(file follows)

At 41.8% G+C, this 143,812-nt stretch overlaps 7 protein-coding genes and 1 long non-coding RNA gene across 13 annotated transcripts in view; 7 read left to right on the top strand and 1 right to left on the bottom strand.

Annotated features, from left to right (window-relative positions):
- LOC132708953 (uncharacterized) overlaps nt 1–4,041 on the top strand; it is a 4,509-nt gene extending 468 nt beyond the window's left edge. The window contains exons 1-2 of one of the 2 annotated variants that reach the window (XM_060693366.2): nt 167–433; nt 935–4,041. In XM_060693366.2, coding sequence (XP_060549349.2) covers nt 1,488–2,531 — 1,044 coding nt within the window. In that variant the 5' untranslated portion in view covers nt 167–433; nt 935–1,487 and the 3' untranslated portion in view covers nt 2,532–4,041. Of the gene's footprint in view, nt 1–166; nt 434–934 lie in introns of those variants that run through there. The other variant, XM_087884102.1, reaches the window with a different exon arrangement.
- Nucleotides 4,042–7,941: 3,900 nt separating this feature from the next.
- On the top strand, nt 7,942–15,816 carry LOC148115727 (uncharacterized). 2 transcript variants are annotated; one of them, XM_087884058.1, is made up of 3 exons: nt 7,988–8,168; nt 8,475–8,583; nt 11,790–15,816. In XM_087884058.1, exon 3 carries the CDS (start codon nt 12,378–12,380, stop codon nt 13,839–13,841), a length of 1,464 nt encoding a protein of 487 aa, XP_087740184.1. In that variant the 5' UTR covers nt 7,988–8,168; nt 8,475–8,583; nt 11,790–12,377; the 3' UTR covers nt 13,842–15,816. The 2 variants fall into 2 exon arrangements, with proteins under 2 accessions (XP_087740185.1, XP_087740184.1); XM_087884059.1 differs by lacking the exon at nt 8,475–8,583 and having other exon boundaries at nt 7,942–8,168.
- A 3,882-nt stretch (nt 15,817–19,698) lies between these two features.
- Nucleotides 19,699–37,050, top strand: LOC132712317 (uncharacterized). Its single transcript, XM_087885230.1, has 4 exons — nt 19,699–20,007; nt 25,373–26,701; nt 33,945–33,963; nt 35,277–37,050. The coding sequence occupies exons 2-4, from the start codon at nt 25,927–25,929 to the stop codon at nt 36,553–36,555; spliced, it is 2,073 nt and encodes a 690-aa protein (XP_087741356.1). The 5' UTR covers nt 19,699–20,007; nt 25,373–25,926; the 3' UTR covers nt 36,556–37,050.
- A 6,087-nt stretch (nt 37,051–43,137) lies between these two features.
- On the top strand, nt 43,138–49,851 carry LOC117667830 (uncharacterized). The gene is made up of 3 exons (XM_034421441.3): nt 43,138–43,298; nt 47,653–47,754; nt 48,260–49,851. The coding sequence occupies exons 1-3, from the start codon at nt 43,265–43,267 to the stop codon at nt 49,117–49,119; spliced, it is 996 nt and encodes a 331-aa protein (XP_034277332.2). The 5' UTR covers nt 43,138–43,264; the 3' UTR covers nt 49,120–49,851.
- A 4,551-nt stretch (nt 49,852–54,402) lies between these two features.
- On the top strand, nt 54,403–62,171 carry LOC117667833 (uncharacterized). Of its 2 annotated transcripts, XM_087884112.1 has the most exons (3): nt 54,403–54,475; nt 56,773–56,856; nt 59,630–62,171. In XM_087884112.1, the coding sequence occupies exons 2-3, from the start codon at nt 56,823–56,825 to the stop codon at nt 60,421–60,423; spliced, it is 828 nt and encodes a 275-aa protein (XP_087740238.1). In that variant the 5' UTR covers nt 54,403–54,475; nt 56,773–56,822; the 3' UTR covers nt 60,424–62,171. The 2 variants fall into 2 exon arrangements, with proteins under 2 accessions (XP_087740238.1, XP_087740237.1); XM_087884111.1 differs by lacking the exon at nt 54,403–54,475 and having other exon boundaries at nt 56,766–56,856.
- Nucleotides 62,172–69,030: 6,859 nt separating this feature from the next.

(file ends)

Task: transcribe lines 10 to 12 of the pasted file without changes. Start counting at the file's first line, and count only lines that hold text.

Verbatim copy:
- A 4,551-nt stretch (nt 49,852–54,402) lies between these two features.
- On the top strand, nt 54,403–62,171 carry LOC117667833 (uncharacterized). Of its 2 annotated transcripts, XM_087884112.1 has the most exons (3): nt 54,403–54,475; nt 56,773–56,856; nt 59,630–62,171. In XM_087884112.1, the coding sequence occupies exons 2-3, from the start codon at nt 56,823–56,825 to the stop codon at nt 60,421–60,423; spliced, it is 828 nt and encodes a 275-aa protein (XP_087740238.1). In that variant the 5' UTR covers nt 54,403–54,475; nt 56,773–56,822; the 3' UTR covers nt 60,424–62,171. The 2 variants fall into 2 exon arrangements, with proteins under 2 accessions (XP_087740238.1, XP_087740237.1); XM_087884111.1 differs by lacking the exon at nt 54,403–54,475 and having other exon boundaries at nt 56,766–56,856.
- Nucleotides 62,172–69,030: 6,859 nt separating this feature from the next.